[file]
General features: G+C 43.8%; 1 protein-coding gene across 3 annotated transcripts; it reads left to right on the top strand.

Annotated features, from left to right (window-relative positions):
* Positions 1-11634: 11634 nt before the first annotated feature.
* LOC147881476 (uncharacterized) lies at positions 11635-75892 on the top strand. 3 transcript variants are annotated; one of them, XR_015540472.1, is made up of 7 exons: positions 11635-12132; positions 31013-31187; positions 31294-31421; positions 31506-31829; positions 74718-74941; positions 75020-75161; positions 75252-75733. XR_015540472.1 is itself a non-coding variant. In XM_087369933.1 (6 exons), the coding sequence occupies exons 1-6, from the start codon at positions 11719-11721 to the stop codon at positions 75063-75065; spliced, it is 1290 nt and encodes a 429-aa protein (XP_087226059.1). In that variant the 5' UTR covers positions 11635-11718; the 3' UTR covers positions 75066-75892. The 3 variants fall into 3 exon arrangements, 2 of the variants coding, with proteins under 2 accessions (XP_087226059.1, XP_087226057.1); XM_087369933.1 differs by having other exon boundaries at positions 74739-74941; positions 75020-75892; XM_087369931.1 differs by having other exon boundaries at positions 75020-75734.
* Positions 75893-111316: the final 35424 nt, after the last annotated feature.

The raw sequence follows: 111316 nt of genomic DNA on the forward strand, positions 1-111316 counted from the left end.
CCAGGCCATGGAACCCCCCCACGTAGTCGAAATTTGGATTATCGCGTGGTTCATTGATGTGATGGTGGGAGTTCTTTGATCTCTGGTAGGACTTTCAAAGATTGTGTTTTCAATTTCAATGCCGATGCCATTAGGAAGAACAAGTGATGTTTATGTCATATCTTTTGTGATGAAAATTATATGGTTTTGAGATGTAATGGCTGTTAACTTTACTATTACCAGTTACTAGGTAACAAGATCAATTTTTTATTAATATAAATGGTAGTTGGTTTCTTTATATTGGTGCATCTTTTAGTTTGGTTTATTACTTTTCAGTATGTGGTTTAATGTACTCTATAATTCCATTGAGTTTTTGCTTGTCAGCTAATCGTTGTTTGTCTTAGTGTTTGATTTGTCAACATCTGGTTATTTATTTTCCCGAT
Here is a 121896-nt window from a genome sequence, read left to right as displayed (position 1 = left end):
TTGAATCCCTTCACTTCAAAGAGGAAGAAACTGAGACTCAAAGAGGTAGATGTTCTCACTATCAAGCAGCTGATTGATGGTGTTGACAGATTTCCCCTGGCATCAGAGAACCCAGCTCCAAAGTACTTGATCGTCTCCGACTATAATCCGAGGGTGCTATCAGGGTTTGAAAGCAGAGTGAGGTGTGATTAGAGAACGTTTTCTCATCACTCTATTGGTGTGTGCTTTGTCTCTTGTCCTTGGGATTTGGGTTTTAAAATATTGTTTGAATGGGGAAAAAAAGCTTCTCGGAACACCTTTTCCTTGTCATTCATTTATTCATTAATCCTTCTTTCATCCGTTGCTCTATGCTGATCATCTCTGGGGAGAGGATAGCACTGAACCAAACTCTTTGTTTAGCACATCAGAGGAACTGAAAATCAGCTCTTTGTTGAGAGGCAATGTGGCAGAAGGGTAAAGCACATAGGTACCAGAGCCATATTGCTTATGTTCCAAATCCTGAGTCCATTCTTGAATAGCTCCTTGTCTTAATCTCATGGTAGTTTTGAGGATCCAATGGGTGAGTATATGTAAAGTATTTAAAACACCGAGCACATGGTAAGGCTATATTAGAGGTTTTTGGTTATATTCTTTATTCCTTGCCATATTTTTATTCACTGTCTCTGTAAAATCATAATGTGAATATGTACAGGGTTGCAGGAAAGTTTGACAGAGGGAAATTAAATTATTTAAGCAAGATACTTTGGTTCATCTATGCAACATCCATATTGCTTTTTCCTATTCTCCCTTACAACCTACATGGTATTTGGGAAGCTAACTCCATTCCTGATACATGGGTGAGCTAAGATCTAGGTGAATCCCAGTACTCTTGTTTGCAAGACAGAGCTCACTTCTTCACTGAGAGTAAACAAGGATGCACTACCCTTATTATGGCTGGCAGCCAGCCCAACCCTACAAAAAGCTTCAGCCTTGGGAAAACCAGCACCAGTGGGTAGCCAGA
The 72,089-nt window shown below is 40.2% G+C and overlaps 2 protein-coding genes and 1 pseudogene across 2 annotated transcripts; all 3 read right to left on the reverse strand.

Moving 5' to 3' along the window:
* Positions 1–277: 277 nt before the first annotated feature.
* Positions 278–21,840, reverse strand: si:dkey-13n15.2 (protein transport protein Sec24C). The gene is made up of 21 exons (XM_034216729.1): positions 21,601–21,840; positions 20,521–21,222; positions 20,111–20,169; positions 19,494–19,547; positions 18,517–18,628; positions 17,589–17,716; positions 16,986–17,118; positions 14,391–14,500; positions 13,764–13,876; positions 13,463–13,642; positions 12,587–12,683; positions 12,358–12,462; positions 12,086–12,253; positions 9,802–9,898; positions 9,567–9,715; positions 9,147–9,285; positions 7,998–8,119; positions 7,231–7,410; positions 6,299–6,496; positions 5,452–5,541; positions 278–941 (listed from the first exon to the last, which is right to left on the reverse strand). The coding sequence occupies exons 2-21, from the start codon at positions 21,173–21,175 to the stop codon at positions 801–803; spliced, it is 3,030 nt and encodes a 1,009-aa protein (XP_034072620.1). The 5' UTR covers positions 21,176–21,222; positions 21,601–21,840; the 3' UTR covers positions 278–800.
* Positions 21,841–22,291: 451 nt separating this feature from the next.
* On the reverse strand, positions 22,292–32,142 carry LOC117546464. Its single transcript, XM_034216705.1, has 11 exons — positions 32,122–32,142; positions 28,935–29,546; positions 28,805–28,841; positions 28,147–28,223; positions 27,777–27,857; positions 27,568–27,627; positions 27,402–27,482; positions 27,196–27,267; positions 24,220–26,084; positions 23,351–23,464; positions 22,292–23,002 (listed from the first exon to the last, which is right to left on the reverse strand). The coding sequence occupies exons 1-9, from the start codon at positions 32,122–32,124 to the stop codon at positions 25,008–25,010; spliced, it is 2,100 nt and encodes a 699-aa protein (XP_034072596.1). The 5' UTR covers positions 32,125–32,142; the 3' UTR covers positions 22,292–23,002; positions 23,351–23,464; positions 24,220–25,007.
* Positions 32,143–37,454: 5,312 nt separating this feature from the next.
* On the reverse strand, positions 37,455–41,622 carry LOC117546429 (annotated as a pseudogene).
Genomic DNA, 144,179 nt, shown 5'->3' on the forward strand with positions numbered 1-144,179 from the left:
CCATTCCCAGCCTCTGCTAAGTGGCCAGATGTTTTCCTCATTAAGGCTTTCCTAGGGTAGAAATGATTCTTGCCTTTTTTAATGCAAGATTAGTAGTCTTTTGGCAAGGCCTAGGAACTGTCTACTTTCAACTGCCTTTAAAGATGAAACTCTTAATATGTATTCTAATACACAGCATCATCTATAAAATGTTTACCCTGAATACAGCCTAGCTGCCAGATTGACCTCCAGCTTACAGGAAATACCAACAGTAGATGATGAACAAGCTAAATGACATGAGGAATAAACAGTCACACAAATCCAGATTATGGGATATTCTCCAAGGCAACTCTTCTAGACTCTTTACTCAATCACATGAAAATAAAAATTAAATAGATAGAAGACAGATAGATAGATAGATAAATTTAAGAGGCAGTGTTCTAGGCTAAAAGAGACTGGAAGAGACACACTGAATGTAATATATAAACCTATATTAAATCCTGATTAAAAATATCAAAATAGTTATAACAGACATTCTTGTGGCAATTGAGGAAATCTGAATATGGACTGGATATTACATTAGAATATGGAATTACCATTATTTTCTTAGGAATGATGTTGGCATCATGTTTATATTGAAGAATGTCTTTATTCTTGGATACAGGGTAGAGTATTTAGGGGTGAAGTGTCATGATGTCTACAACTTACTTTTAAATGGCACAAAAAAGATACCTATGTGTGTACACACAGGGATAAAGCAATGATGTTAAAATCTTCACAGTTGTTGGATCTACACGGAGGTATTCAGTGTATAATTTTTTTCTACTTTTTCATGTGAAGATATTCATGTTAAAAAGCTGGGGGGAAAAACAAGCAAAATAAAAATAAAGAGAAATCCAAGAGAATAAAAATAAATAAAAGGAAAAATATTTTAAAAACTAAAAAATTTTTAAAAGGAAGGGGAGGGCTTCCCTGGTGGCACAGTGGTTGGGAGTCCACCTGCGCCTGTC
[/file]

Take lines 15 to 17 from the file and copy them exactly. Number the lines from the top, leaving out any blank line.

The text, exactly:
* On the reverse strand, positions 22,292–32,142 carry LOC117546464. Its single transcript, XM_034216705.1, has 11 exons — positions 32,122–32,142; positions 28,935–29,546; positions 28,805–28,841; positions 28,147–28,223; positions 27,777–27,857; positions 27,568–27,627; positions 27,402–27,482; positions 27,196–27,267; positions 24,220–26,084; positions 23,351–23,464; positions 22,292–23,002 (listed from the first exon to the last, which is right to left on the reverse strand). The coding sequence occupies exons 1-9, from the start codon at positions 32,122–32,124 to the stop codon at positions 25,008–25,010; spliced, it is 2,100 nt and encodes a 699-aa protein (XP_034072596.1). The 5' UTR covers positions 32,125–32,142; the 3' UTR covers positions 22,292–23,002; positions 23,351–23,464; positions 24,220–25,007.
* Positions 32,143–37,454: 5,312 nt separating this feature from the next.
* On the reverse strand, positions 37,455–41,622 carry LOC117546429 (annotated as a pseudogene).